Doctor DanB : A floater tends to follow your eye movements, floating behind and then catching up to the same position they occupied. These floating spots or "bugs" or cobwebs (they can come in many shapes and sizes) as some people call them, are tiny pieces of the vitreous jelly that occupies a large amount of the volume of the back of the eye.  This vitreous jelly, when we're born, is the consistency of a jello jiggler (thick jello). As we age it liquifies and becomes more fibrous bands and water. Because of this liquification and the resultant fibrous bands that are left, there becomes more points of traction that the jelly exerts on the back of the eye where it is attached. As we move our eyes in different directions and as our pupils change shape, or even as we rub our eyes, some of these bands can become unattached from the back of the eye and a piece of it floats around, attached still to the rest of the jelly. It is this traction of the vitreous jelly on the retina that can sometimes produce flashes that you may see or may not see, or may see in the future.  If you have or develop them, these flashes tend to be small, like starbursts and are usually intermittent; they can also appear as an arcing light. One of the most important things to understand about floaters is that the process of a new floater happening can rarely lead to a retinal detachment, so it is important to know the 4 signs of a possible retinal detachment. These are: 1. sudden increase in or new floaters, 2. flashing or arcing lights that are persistent and not going away, 3. a shade/shadow/spot in your vision that you can't see light through, or 4. a large drop in your vision which doesn't improve after a few minutes. For any of these symptoms you must see an ophthalmologist as soon as possible.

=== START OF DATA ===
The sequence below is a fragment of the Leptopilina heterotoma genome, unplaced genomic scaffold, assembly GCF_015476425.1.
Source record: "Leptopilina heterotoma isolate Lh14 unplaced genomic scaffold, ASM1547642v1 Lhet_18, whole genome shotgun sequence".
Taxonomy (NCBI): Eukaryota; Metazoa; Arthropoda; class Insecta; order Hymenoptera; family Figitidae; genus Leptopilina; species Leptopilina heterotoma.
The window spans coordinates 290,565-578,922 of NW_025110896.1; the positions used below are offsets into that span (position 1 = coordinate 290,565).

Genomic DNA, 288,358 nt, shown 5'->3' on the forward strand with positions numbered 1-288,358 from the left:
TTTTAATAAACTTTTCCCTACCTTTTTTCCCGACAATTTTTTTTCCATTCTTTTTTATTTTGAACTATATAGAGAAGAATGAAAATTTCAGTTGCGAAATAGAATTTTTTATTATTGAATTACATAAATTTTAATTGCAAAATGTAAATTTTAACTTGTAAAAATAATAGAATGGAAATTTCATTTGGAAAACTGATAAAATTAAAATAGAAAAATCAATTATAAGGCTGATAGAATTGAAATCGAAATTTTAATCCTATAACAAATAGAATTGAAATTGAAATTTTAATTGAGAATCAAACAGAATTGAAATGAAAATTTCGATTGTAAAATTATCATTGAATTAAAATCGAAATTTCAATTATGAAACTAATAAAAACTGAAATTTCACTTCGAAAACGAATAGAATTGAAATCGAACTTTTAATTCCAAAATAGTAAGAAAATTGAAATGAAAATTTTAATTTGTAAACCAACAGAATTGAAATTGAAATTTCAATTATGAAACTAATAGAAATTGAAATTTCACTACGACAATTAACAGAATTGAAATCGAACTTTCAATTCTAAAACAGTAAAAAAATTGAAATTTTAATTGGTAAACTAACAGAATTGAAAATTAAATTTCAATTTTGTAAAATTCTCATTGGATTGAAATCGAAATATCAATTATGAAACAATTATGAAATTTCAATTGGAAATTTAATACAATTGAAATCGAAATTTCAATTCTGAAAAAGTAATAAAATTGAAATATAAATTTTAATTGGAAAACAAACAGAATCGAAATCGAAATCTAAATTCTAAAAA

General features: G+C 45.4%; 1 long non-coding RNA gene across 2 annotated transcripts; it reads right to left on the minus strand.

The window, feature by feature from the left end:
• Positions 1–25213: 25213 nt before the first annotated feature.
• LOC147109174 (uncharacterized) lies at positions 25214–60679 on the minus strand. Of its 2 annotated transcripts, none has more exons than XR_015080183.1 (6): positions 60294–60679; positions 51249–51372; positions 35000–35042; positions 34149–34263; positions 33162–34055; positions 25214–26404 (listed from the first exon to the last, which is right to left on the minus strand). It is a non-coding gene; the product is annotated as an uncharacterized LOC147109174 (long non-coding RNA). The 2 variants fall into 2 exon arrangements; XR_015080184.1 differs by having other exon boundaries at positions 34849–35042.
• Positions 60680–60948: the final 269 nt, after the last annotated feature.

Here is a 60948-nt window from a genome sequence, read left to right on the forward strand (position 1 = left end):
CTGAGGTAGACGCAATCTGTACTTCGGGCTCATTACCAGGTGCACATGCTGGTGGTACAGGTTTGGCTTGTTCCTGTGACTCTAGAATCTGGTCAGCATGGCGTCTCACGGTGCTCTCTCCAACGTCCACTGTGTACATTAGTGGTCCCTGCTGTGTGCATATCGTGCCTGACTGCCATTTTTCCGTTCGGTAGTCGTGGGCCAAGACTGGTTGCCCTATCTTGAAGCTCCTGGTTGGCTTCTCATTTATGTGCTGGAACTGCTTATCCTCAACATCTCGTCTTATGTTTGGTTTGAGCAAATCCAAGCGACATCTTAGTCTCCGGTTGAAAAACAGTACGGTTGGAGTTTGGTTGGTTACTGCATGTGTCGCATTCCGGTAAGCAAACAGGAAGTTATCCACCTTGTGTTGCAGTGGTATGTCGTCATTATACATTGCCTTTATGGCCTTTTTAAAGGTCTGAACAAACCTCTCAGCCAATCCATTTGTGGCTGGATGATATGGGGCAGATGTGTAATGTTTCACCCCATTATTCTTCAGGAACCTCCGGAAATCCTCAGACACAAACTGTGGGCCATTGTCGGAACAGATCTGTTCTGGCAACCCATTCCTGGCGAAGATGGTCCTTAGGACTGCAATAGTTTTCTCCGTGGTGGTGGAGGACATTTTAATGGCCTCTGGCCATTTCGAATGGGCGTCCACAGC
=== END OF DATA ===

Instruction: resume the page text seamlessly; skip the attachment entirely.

Doctor DanB : Does that make sense?

well, she did have a significant visual field loss as well as a change in visual acuity when we were seen Friday. She also had swelling of the optic nerve, only on the left side. She had only the blurriness at that time. Now she has the black spot, but she says it is totally black, no light in that spot.